Such is simply not true at all. Certainly, all the above flaws often can have a detrimental effect on accuracy. Certainly, these flaws should be considered toward one's purchase decision. But just as certainly, these flaws may have no detrimental effect at all on the gun's accuracy.

    If I were looking for a good used .22-250, .220 Swift, .264 Magnum, or .25-06 for example, I would most definitely be interested in examining the gun for throat erosion. This can be seen with a good bore light and perhaps the aid of reading glassses. The rifling will show evidence of "washout" where it begins just ahead of the throat. If throat erosion has not begun, the leading edges of the lands should be easily seen as sharp.

    But my examination for throat erosion in this family of calibers would be toward the knowledge that at some point, throat erosion WILL have an effect on accuracy: NOT necessarily that it already HAS in this particular gun. I would know that if minor erosion was present, the gun may shoot just fine, (maybe even better than brand new) but the life of the barrel in my possession would be shorter than one that showed no erosion.

    If I had the wherewithal (and perhaps here I am exposing some sour grapes) to purchase a "Bore Scope", and thoughtfully examined each gun prior to purchase with it, and made that my determining factor on my decison, I would have rejected out of hand my Savage Model 23D .22 Hornet. It's 70-year old barrel shows a good 3-inch section that is horribly pitted, visible to the naked eye, and even a cleaning patch drags in that section.

    And it shoots groups that average .65"

    I would also sell my Browning B78 .25-06 that I know I burned the barrel on while trying to put down a wounded pronghorn, firing 12 rounds through it as fast as I could get on target. Throat erosion is starkly evident, even without the aid of me looking thoughtful, well groomed and bespectacled with a "Bore Scope".

    And targets from it nowadays are better than when it came out of the box.
     
  5. smurf hunter

    smurf hunter Auburn, WA Active Member

    Messages:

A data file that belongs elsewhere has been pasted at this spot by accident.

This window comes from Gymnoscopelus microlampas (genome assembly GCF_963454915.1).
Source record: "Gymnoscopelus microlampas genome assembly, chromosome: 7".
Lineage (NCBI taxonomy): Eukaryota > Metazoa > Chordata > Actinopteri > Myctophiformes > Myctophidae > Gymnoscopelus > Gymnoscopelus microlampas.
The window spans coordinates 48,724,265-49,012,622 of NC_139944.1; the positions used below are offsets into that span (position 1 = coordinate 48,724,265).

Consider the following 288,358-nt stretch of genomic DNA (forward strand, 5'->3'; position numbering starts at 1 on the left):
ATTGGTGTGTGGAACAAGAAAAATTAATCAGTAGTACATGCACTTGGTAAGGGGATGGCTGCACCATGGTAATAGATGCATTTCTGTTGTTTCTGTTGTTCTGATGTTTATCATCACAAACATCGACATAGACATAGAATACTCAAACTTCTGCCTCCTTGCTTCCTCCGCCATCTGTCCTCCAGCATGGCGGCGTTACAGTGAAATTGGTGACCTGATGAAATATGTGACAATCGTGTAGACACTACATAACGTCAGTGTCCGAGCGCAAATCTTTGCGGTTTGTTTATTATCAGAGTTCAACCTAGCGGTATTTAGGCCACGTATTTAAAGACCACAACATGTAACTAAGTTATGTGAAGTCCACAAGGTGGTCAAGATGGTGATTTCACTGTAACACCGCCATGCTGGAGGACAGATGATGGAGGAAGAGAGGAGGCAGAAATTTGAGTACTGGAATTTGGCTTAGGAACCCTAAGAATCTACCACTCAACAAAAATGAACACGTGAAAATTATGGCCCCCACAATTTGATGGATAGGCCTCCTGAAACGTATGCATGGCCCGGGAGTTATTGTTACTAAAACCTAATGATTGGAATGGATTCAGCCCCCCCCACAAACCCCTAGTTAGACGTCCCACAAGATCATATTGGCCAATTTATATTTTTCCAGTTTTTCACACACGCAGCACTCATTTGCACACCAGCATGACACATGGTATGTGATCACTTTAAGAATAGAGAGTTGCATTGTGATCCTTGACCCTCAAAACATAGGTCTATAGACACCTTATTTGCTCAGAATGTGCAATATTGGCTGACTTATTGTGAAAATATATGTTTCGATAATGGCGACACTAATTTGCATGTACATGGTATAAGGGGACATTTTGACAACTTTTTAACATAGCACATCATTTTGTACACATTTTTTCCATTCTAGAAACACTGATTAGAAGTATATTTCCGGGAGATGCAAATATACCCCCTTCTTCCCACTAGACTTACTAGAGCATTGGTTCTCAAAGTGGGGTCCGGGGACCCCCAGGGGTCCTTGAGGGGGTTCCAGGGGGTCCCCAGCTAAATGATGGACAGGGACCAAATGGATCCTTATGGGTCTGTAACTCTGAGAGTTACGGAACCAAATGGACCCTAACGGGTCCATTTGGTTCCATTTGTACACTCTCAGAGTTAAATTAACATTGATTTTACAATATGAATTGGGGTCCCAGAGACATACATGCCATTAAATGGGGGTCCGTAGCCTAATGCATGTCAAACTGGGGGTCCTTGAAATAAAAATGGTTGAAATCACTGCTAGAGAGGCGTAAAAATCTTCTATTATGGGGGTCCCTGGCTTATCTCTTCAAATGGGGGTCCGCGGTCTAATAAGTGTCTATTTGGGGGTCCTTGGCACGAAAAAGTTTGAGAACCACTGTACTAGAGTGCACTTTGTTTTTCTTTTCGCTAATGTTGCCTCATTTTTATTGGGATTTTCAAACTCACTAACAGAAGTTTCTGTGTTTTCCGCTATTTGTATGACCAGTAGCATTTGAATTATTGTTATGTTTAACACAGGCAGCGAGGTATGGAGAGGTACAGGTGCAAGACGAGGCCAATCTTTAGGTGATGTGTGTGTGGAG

294
    Likes Received:
    35
    Good thoughts. I'll make this more practical...

    I'm at a sporting good store, pawn shop, or similar place with a variety of 60+ year old Mausers, Mosin Nagants, Enfields, etc.

    I might have in my pocket a small, but bright flashlight, and bullets/rounds for the calibers in question.

    I know I can't catch everything, but what can I look for?
     
  6. Spitpatch

    Spitpatch Forest Grove, Oregon Well-Known Member

    Messages:
    1,801
    Likes Received:
    836
    Sorry, smurf. I went long. But the paragraph with the calibers in it (.22-250,etc.) has a suggestion for you.

    Problem: VERY difficult to guage barrel condition unless the barrel is pristinely clean. Problematic when looking at a gun off a rack in a store, especially of military type and not recent vintage.

    As to muzzle wear, again this is usually from external influence, and if the external of the muzzle (and crown) looks unaffected by previous rust, etc., chances are the internal is good.

    If you are a serious buyer, and in a real gun store, I would think the proprietor would supply you with moderate equipment to at least swab the bore a bit to get a better look at it.

    If he is thoughtful, well-groomed and bespectacled, he may even have a "Bore Scope"!:laugh:
     
  7. smurf hunter

    smurf hunter Auburn, WA Active Member

    Messages:
    294
    Likes Received:
    35
    I think there may be an inverse relationship between a cheap price and a thoughtful, well-groomed and bespectacled seller. :)
     
  8. coop44

    coop44 Tacoma ,WA Well-Known Member

    Messages:
    2,608
    Likes Received:
    987
    I completely agree